Pulling a warm egg from beneath a broody hen is a magical thing; the ruffled mummer as she relinquishes; the egg’s perfect, spherical warmth, its bone-smooth promise. And fitting so perfectly in the palm of the hand, as though the relationship between laying and gathering always was.
But when a new CSA member stopped by this week to say hello, to meet and greet with chickens and chard, I was unprepared for the power and imprint of memory on her visit.
Smooth, magical warmth – straight from the source.
She had grown up on a farm in Iowa, and her connection to that time seemed to rill through her as we did our walkabout.
On the way out, we visited the hens in the Cage Aux Fowl and, on putting a warm egg in her palm, she began to cry softly. Clearly, the evocation was almost too much.
There was some awkward silence as she held the egg – and her childhood – in her hand and struggled for composure. But she seemed grateful for the connection, the coup de coeur, that the experience summoned up.
The connective tissue of memory, even unconjured, ties us to a past when farming and growing food were everywhere and everyone took part. For most people, the relationship between a meal and its source was immediate. Now, in an age of industrialized distance from real food, more depth and awareness is vital. Small farms make that connection.
So I’m becoming an egg doner (The X in my male XY has made me so!) for more obvious reasons here at Stonegate, but if I can offer up the occasional Madeleine, how wonderful. If a farm can serve as a common metaphor for connecting to our past, our food, our deeper responsibilities to the planet, so be it. - Mb
Our fearless weeder, Jane Savage. She don’t stop ’till she gets enough.
Carpets of mixed loose-leaf and mesclun greens are getting that delicious ’70s shag. We can dig it!
Our farm is loomed over by a collection of specimen trees that were born in the 19th century; majestic, beautiful, senile Victorians. They seem to wander about in the wind, their leafy green gowns flapped open, trailing a bedpan of debris from their brittle canopies. Gingko, Tulip Poplar, Cucumber Magnolia, Kentucky Coffee Bean, American Linden, Chestnut, Sugar Maple, Black Walnut, Honey Locust They’re all in hospice here at Stonegate.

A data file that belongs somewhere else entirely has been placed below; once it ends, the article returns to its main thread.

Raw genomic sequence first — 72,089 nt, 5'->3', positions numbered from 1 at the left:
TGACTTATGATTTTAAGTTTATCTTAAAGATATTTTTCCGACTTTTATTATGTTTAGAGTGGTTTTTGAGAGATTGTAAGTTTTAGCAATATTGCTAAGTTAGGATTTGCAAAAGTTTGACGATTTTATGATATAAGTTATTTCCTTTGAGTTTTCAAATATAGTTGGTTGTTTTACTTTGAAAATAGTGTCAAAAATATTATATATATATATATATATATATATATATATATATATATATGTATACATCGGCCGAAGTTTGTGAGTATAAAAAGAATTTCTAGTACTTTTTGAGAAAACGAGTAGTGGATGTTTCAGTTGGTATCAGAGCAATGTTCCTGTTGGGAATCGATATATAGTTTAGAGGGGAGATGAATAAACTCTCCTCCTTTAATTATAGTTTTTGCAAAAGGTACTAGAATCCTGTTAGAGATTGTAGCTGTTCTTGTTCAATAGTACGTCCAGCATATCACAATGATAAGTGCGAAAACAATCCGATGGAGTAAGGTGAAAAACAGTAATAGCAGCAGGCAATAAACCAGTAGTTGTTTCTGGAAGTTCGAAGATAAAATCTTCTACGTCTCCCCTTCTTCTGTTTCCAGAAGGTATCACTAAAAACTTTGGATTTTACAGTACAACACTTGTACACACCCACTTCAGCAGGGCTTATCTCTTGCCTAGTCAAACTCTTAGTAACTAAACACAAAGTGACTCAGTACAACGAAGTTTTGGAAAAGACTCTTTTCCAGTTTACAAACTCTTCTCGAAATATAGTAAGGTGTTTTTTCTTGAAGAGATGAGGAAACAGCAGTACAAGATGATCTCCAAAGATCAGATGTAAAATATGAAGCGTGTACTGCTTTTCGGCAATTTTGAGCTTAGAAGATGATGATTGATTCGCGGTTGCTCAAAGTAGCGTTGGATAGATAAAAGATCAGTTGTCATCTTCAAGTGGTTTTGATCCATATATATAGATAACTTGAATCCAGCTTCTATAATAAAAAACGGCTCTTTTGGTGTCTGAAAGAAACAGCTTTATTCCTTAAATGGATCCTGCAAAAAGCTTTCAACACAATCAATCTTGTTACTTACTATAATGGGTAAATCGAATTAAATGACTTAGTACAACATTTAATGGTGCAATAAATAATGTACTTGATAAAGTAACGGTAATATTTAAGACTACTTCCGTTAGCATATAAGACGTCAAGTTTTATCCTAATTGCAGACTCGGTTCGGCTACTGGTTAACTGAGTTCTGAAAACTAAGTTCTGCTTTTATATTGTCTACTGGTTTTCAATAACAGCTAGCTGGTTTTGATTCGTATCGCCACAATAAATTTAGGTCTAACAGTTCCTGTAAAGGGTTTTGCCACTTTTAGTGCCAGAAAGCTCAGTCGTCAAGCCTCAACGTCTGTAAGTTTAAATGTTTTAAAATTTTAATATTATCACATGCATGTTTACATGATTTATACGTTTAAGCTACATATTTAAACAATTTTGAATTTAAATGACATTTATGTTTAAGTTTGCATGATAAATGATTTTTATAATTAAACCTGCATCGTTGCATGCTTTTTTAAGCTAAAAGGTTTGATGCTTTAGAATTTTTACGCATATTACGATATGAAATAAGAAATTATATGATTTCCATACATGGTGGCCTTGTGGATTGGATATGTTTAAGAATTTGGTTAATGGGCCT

We wanna take you higher: Squash and cucumber trellises ready to be climbed.
Just this week, A 75-foot limb from a narrow crotch in an old sugar maple fell to the ground on a still, perfect day. It took out fencing and trellis, but didn’t damage a single, fragile leader of new growth in the young orchard.
If instant Karma was ever going to get me, this was the moment.
I had just finished planting a 100-foot row of heirloom tomatoes, laid in a drip line, and was walking towards the potting shed when the limb tore loose and fell from the sky like the sword of Damocles, landing right where I had been kneeling only seconds before.
How did this mass of century-old dead weight fall with such nimble care for living things, sparing my mortal coil, and making a tangle only of inanimate wire and fence board? ? It’s tempting to argue for some benign, protective outer consciousness. But it was likely just a simple twist of fate that kept me from being pinioned to the orchard floor.
And our own local Methusela, the Balmville Tree, with its cement fillings, artificial limbs, and apparent lack of a decent living will, persists, year after year, a monument to posterity and stubborn intervention. It, too, will surrender to gravity some day, taking centuries with it.
Heirloom tomatoes, including Pink Beauty, Moskvich and Brandywine planted along the fencerow.
Many trees didn’t make it through the late Februrary storms this year, where snow as leaden as concrete took out limbs and power to so many in our parts. We even lost a cherished Sargeant cherry in the center of our garden that I planted ten years ago, a child by comparison, and all the more painful for it. But some determined, bullish engineering has wired it all better again (although the threaded rods holding the trunk together are monstrous; think prunus sargentii var.Frankensteinii.
You’d think all this fear of heights (is there a clinical phobia of tall things?) would favor my moving to the prairie, or at least give me religion (fear of being struck down from above is, after all, primal Old Testament stuff), but instead I’m going to dance with fate.
I love getting horizontal as much as the next guy, but owners of small holdings have to make the most of every inch (grow up, please…), so we’re trellising our costata romanesco squash this year, as well as our gerkin cucumbers to grow up, Please! The more we can produce on small acreage, in any direction, the more resourceful and sustainable we’ll be. Watch out for falling cukes! -Mb